John BIRD, born in Hunmanby towards the end of the eighteenth century, waits for ancestors on the FamilySearch Shared Tree. He married Mary LOWSON in 1828 and they brought three children into the world. After the appearance of John junior in Hunmanby, the family moved to Gateforth near Selby where Mary Elizabeth and Richard William were born.
John married at the age of 24, Richard at 32 – and Mary when she was 52 years old. Her husband, John MABBOTT, was about eight years her senior and had been married twice before. He was described in censuses variously as a Herbalist, Patent Medicine Dealer, Seedsman and Druggist but seems to have started out as a Smith (1861 census). In 1891 they were living in Hope Street, Filey, most probably at No.14.
Two years later, after not quite ten years of marriage, John died, leaving Mary to a widowhood that would last for 23 years.
The more odd one imagines a couple to have been, the more one wonders how their paths crossed.
John was born in Sleaford, Lincolnshire, but a less than clear census record places him in Chorlton, Lancashire with an illegible occupation and a wife called Emma. Their ages are not given but a number of later sources indicate an unhappy marriage. They may have had just one child, a daughter Elizabeth who didn’t make it to a second birthday. On census night in 1861, John is a lone visitor, claiming to be married, at the home of a handloom weaver in Warrington. Some miles away, Emma Mabbott is a lodger in the Chorlton home of an elderly couple, John and Elizabeth BERRY. She tells the enumerator she is a widow. Whatever her true status, she died two years later, aged 37.
John gave up metal working and turned to selling drugs. There is no evidence that he did business with Openshaw druggist Abraham MASON but seven years after Abraham’s death in 1863, John married the widow Mason. Ruth (nee GREEN) had given birth to Abraham’s eleven children but John became stepfather to just three of them. Seven children had died in their first year of life and the eighth, Sarah, in her second. In 1881, eleven years into the marriage, John and Ruth, given ages 57 and 56, were enumerated at 80, Ashton Old Road, Openshaw.
Meanwhile, over the Pennines in Yorkshire…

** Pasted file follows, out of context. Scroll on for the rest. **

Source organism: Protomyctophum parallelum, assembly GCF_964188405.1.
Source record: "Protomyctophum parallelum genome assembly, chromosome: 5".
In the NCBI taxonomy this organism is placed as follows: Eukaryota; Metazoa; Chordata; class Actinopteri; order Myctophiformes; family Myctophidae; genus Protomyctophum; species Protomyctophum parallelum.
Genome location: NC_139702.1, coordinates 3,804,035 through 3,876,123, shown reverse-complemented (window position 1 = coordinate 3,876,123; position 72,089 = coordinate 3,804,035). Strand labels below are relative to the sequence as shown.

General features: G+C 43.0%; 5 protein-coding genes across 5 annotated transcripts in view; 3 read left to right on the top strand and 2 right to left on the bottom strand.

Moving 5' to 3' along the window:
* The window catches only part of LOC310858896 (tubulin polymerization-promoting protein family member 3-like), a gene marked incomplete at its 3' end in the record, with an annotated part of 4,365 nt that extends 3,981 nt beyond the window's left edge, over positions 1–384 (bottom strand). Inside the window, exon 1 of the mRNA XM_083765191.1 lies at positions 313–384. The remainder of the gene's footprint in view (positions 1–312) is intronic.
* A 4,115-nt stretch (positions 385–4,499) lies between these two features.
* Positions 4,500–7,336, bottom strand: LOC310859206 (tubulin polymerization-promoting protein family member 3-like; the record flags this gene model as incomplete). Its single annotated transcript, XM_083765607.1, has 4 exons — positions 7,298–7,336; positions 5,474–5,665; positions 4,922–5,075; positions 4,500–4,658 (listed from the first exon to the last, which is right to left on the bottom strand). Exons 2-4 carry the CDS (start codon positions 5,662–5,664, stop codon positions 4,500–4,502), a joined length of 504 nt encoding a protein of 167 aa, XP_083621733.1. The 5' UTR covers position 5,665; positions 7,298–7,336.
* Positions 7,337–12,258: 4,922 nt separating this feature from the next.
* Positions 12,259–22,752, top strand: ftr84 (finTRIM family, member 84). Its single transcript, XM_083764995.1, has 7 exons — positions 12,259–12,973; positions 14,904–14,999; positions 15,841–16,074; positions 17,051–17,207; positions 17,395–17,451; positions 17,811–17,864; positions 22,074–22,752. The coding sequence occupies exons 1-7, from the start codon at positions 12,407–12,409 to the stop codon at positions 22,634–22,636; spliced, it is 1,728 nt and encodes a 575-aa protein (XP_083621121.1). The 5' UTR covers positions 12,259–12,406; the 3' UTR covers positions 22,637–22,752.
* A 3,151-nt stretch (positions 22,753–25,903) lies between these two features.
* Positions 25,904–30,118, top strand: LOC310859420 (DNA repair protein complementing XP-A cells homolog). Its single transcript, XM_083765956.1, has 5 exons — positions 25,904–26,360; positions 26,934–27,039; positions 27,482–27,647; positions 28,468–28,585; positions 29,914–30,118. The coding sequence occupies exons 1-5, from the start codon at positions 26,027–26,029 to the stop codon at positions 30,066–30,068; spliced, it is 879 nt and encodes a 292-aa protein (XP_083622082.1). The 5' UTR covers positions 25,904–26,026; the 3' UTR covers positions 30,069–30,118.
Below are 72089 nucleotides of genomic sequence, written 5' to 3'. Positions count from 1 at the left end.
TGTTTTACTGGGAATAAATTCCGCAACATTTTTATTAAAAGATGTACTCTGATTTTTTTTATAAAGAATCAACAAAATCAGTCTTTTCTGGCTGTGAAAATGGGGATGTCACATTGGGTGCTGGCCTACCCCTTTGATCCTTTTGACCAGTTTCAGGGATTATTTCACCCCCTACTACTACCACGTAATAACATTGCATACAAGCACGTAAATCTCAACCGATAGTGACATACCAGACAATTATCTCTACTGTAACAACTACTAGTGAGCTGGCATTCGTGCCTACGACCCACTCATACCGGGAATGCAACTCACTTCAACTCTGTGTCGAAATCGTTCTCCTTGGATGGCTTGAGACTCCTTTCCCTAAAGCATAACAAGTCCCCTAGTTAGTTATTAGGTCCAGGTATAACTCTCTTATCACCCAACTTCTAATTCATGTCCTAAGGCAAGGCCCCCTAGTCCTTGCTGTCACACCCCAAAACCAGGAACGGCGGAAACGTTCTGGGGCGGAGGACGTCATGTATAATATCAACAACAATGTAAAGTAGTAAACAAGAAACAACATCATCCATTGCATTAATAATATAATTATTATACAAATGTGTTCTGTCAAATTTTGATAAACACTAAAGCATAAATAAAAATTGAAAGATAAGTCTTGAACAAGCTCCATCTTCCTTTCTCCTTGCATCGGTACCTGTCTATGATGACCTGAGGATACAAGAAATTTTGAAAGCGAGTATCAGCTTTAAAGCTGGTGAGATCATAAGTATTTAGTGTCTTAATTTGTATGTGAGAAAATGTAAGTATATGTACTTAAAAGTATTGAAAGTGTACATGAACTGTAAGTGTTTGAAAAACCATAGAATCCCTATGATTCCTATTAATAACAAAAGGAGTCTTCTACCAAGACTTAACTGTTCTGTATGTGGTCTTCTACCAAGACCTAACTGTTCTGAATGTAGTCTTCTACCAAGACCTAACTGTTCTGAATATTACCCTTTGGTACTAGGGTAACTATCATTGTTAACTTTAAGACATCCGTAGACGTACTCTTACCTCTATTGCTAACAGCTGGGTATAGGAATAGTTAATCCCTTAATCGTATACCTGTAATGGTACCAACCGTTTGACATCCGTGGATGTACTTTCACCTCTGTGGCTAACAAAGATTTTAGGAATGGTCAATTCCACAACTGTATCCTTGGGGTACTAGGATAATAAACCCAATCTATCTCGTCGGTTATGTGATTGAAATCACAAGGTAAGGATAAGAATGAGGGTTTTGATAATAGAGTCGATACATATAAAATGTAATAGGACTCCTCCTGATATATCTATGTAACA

In 1851, Mary Elizabeth worked as a Bonnet Maker from the home of her parents in Selby. Her father, schoolmaster John, died in 1855 and by 1861 Mary Elizabeth had become a teacher in the the “family school”. (Her mother was described as “School Mistress” at this census.)
Both of Mary Elizabeth’s brothers had forsaken Yorkshire for the red rose county and in 1871, aged 39 and described as a “Governess”, she was living in Manchester with younger brother Richard William, his wife Mary (nee WEBSTER) and their two infant daughters. John Mabbott was living with Ruth and her children Amos (16) and Martha (12) less than a mile away. Mary Elizabeth, “formerly Governess”, was back in Yorkshire in 1881, sharing 14 Hope Street with her cousin Mary Bird, a single woman aged 75 and the illegitimate daughter of Elizabeth Bird. Elizabeth was born in Hunmanby in 1783, making her a likely older sibling of schoolmaster John. Mary died shortly after the census was taken. One now has to suspect that Mary Elizabeth had met John Mabbott when she lived for a while in Openshaw, or perhaps he was a friend of her brother, Richard William. Whatever, eighteen months after the death of his second wife Ruth, John Mabbott married Mary Elizabeth in Selby Abbey and they settled into the little house on Hope Street. He was enumerated there in 1891 as a “Retired Druggist” and died two years later, in July 1893 aged 70.
Richard William returned to Yorkshire and in 1901 he was farming at Burn, near Selby – and widow Mabbott was visiting him on census night 1901. In 1911, aged 79, she was back in Hope Street, at No.6, with a servant, Frances WOODALL, born in Barlby, near Selby. Mary Elizabeth died in that village four years later and it seems likely that she was brought back to Filey to be buried with her husband.
I know it is a stretch to suggest that Mary Elizabeth sharing accommodation with a cousin and a probable aunt is akin to “flocking” but, in the absence of more reliable sources, the relationships noted in census returns seem to offer opportunities for “tree growth”. I’ll see what I can do over the next few days.